Monday, June 11, 2012

Spain's bailout indicative of a bigger problem


I read today that Spain is going to need a $125 billion bailout.

Here are some relatively recent unemployment rates according to Wikipedia:

North America
  • Canada, 7.2 percent
  • United States, 8.2 percent
Europe
  • Germany, 5.4 percent
  • United Kingdom, 8.1 percent
  • France, 10.2 percent
  • Italy, 10.2 percent
  • Portugal, 15.2 percent
  • Greece, 21.7 percent
  • Spain, 24.3 percent.
Compare Spain's 24.3% unemployment rate against Canada's highest rate during the Great Depression: 19.3% in 1933; the United States reached 24.75% in that toughest of years. 

The thing is, Spain “a few years ago took pride as the continent’s economic superstar only to see it become the hot spot in the Eurozone debt crisis.”

What’s the value of a system that can call a nation a superstar even while the very machinations of its undoing must have already been underway? How do they get to Depression Era unemployment numbers without us seeing it coming?


Should a country called the "economic superstar" that is situated on the same continent and in the same economic zone as Germany - a country that is home to many strong global brands such as Porsche, BMW, Mercedes-Benz, Audi and Volkswagen - have had to earn such a lofty credit by having an economy based on stability and long-term viability?

How could a system miss a country like Germany while naming Spain its superstar? As if to say, "you should pattern your economy after the standards set by our superstar, Spain".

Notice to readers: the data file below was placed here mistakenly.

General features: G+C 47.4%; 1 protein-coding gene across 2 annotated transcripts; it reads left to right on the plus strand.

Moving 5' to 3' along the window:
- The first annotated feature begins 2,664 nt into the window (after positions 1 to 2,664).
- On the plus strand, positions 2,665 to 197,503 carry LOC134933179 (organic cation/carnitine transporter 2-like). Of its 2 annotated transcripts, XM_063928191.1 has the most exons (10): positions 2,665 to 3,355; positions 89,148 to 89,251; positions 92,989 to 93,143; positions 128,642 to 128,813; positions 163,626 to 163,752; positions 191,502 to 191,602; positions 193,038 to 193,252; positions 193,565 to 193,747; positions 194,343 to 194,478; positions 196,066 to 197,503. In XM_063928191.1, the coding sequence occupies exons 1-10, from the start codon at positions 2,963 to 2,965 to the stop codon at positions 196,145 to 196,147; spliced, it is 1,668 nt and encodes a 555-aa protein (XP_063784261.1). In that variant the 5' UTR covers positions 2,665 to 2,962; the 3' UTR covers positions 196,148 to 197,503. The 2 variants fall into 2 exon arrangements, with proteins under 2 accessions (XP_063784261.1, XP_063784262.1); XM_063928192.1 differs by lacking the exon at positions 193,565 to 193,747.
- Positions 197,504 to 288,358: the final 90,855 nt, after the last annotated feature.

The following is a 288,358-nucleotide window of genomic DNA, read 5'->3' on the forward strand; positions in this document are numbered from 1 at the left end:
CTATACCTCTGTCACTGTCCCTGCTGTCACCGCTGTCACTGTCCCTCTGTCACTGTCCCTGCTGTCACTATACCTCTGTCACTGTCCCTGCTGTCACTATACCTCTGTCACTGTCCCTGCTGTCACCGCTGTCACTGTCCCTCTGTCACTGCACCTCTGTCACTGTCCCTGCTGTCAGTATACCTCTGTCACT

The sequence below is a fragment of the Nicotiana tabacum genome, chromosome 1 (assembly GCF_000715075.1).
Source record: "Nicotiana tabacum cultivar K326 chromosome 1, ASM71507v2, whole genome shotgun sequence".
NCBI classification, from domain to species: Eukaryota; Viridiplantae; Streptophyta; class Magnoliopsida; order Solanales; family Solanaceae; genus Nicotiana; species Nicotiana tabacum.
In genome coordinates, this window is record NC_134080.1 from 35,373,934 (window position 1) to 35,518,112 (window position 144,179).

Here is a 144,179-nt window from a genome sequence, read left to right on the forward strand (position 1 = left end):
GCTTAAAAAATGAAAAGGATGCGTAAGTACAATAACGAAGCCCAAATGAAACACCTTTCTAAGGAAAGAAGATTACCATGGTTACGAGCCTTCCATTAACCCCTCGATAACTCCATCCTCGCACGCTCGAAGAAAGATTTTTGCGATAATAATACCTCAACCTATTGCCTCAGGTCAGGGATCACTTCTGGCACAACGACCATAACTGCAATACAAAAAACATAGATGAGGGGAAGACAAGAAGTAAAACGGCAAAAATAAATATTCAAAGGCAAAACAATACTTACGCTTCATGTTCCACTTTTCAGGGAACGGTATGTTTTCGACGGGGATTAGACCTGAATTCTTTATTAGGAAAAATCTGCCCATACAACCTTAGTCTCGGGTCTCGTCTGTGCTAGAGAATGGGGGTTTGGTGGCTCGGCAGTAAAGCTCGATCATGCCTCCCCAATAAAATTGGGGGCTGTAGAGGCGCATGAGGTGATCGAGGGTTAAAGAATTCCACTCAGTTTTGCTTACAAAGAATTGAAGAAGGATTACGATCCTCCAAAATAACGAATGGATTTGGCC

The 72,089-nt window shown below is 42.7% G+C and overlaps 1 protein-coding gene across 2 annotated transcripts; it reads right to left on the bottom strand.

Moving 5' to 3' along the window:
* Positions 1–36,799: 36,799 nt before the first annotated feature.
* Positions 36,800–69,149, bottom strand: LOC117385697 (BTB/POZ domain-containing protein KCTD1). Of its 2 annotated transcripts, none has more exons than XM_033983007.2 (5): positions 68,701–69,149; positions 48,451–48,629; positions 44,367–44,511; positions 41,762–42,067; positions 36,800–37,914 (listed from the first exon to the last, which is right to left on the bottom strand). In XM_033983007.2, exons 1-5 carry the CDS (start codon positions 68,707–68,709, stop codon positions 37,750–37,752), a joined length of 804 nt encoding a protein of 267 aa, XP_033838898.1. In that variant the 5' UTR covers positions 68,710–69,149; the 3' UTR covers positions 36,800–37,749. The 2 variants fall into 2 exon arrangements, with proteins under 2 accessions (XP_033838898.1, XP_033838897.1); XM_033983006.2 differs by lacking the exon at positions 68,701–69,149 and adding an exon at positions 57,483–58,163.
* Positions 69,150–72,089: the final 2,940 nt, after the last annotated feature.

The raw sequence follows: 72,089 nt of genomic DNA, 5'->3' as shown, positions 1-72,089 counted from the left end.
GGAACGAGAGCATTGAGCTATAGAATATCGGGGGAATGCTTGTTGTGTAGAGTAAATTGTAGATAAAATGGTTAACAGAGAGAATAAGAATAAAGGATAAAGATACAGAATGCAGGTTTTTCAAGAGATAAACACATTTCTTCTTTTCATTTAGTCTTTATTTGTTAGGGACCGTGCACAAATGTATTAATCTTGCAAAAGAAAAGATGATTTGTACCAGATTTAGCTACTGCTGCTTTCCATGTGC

And now, from where is the money supposed to come, to bail out Spain? From the other countries who were not deemed to be economic superstars? From public coffers, paid back through "austerity" policies and downward pressure on wages that most hurt the people least able to absorb the financial straits? Is this not an accelerator of the increasing wealth gap? As we continue to observe that "the rich get richer", clearly "austerity" is not an imposition on their stratospheric collective net worth and disproportionate share of their respective nation's economies.

This is not about picking on Spain. It is calling out a system that doesn't make a whole lot of sense...unless...

Unless being named an "economic superstar" encouraged the nation to do more of what it was doing, which was unsustainable in the first place. Unless being called an "economic superstar" was like greasing the skids at the edge of the cliff and then providing a helpful push. Instability, uncertainty and confusion create the perfect sleight of hand - while we watch the collapse, we are missing the robbery of the poor.

--- post script summer 2013---

Reflecting on Canada, Mark Carney, former governor of the Bank of Canada, is now governor of the Bank of England. That cat helped keep Canada relatively stable through the financial downtown of the last five years. His steady hand at the wheel of Canada's money supply drew the world's attention, and he was recruited out. Now that the cat is away, will the mice play and undo all he did?

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